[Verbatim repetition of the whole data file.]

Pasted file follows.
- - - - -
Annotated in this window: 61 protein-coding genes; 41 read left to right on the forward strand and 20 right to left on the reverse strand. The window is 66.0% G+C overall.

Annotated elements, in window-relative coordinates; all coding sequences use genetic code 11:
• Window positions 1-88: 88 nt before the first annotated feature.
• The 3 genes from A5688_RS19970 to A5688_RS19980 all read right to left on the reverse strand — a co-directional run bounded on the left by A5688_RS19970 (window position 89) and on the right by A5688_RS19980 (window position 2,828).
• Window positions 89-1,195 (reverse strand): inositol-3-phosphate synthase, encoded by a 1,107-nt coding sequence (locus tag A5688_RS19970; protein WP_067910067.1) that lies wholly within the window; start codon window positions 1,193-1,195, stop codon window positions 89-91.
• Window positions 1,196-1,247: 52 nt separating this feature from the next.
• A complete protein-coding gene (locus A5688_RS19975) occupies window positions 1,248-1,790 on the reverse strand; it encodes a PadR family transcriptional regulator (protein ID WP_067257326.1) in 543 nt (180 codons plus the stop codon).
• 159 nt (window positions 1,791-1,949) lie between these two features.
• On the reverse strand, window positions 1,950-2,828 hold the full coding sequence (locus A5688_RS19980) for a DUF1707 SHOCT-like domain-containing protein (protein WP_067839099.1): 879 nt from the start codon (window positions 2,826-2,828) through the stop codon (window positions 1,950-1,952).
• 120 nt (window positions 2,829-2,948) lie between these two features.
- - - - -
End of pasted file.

Annotated in this window: 61 protein-coding genes; 41 read left to right on the forward strand and 20 right to left on the reverse strand. The window is 66.0% G+C overall.

Annotated elements, in window-relative coordinates; all coding sequences use genetic code 11:
• Window positions 1-88: 88 nt before the first annotated feature.
• The 3 genes from A5688_RS19970 to A5688_RS19980 all read right to left on the reverse strand — a co-directional run bounded on the left by A5688_RS19970 (window position 89) and on the right by A5688_RS19980 (window position 2,828).
• Window positions 89-1,195 (reverse strand): inositol-3-phosphate synthase, encoded by a 1,107-nt coding sequence (locus tag A5688_RS19970; protein WP_067910067.1) that lies wholly within the window; start codon window positions 1,193-1,195, stop codon window positions 89-91.
• Window positions 1,196-1,247: 52 nt separating this feature from the next.
• A complete protein-coding gene (locus A5688_RS19975) occupies window positions 1,248-1,790 on the reverse strand; it encodes a PadR family transcriptional regulator (protein ID WP_067257326.1) in 543 nt (180 codons plus the stop codon).
• 159 nt (window positions 1,791-1,949) lie between these two features.
• On the reverse strand, window positions 1,950-2,828 hold the full coding sequence (locus A5688_RS19980) for a DUF1707 SHOCT-like domain-containing protein (protein WP_067839099.1): 879 nt from the start codon (window positions 2,826-2,828) through the stop codon (window positions 1,950-1,952).
• 120 nt (window positions 2,829-2,948) lie between these two features.